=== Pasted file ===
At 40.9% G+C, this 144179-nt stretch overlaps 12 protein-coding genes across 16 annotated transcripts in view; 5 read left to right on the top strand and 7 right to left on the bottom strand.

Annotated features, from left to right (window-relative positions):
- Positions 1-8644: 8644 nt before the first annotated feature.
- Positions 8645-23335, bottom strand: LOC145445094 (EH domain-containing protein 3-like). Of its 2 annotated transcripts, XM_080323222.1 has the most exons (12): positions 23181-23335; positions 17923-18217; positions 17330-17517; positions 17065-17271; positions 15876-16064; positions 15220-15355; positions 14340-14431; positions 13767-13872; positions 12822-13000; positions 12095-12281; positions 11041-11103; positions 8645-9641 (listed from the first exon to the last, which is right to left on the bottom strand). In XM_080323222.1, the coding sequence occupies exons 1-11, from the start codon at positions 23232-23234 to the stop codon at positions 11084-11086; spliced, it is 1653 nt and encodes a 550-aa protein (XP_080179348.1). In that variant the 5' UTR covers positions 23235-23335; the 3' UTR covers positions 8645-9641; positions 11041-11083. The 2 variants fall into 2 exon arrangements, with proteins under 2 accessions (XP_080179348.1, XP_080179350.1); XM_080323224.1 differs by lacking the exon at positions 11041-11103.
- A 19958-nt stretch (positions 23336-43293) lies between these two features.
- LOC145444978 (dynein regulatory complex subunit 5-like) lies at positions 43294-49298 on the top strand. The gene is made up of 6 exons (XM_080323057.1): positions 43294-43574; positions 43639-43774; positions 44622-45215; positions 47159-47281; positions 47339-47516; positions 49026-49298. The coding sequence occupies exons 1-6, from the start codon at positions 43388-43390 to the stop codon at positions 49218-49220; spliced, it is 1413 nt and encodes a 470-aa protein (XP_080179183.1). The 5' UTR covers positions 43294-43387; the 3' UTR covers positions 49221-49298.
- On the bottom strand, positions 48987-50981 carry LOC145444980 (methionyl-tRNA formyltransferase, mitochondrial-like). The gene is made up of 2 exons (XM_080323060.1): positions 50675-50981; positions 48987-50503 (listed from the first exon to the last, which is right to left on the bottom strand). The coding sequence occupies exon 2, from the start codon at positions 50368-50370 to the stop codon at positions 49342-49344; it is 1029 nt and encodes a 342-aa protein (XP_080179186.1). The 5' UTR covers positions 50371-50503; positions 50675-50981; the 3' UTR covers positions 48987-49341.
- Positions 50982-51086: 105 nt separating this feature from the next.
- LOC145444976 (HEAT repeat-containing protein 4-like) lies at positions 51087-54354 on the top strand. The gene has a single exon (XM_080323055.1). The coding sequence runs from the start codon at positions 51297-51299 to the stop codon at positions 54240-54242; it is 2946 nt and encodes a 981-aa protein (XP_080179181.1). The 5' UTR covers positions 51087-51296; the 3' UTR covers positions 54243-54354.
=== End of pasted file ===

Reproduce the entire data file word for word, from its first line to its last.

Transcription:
At 40.9% G+C, this 144179-nt stretch overlaps 12 protein-coding genes across 16 annotated transcripts in view; 5 read left to right on the top strand and 7 right to left on the bottom strand.

Annotated features, from left to right (window-relative positions):
- Positions 1-8644: 8644 nt before the first annotated feature.
- Positions 8645-23335, bottom strand: LOC145445094 (EH domain-containing protein 3-like). Of its 2 annotated transcripts, XM_080323222.1 has the most exons (12): positions 23181-23335; positions 17923-18217; positions 17330-17517; positions 17065-17271; positions 15876-16064; positions 15220-15355; positions 14340-14431; positions 13767-13872; positions 12822-13000; positions 12095-12281; positions 11041-11103; positions 8645-9641 (listed from the first exon to the last, which is right to left on the bottom strand). In XM_080323222.1, the coding sequence occupies exons 1-11, from the start codon at positions 23232-23234 to the stop codon at positions 11084-11086; spliced, it is 1653 nt and encodes a 550-aa protein (XP_080179348.1). In that variant the 5' UTR covers positions 23235-23335; the 3' UTR covers positions 8645-9641; positions 11041-11083. The 2 variants fall into 2 exon arrangements, with proteins under 2 accessions (XP_080179348.1, XP_080179350.1); XM_080323224.1 differs by lacking the exon at positions 11041-11103.
- A 19958-nt stretch (positions 23336-43293) lies between these two features.
- LOC145444978 (dynein regulatory complex subunit 5-like) lies at positions 43294-49298 on the top strand. The gene is made up of 6 exons (XM_080323057.1): positions 43294-43574; positions 43639-43774; positions 44622-45215; positions 47159-47281; positions 47339-47516; positions 49026-49298. The coding sequence occupies exons 1-6, from the start codon at positions 43388-43390 to the stop codon at positions 49218-49220; spliced, it is 1413 nt and encodes a 470-aa protein (XP_080179183.1). The 5' UTR covers positions 43294-43387; the 3' UTR covers positions 49221-49298.
- On the bottom strand, positions 48987-50981 carry LOC145444980 (methionyl-tRNA formyltransferase, mitochondrial-like). The gene is made up of 2 exons (XM_080323060.1): positions 50675-50981; positions 48987-50503 (listed from the first exon to the last, which is right to left on the bottom strand). The coding sequence occupies exon 2, from the start codon at positions 50368-50370 to the stop codon at positions 49342-49344; it is 1029 nt and encodes a 342-aa protein (XP_080179186.1). The 5' UTR covers positions 50371-50503; positions 50675-50981; the 3' UTR covers positions 48987-49341.
- Positions 50982-51086: 105 nt separating this feature from the next.
- LOC145444976 (HEAT repeat-containing protein 4-like) lies at positions 51087-54354 on the top strand. The gene has a single exon (XM_080323055.1). The coding sequence runs from the start codon at positions 51297-51299 to the stop codon at positions 54240-54242; it is 2946 nt and encodes a 981-aa protein (XP_080179181.1). The 5' UTR covers positions 51087-51296; the 3' UTR covers positions 54243-54354.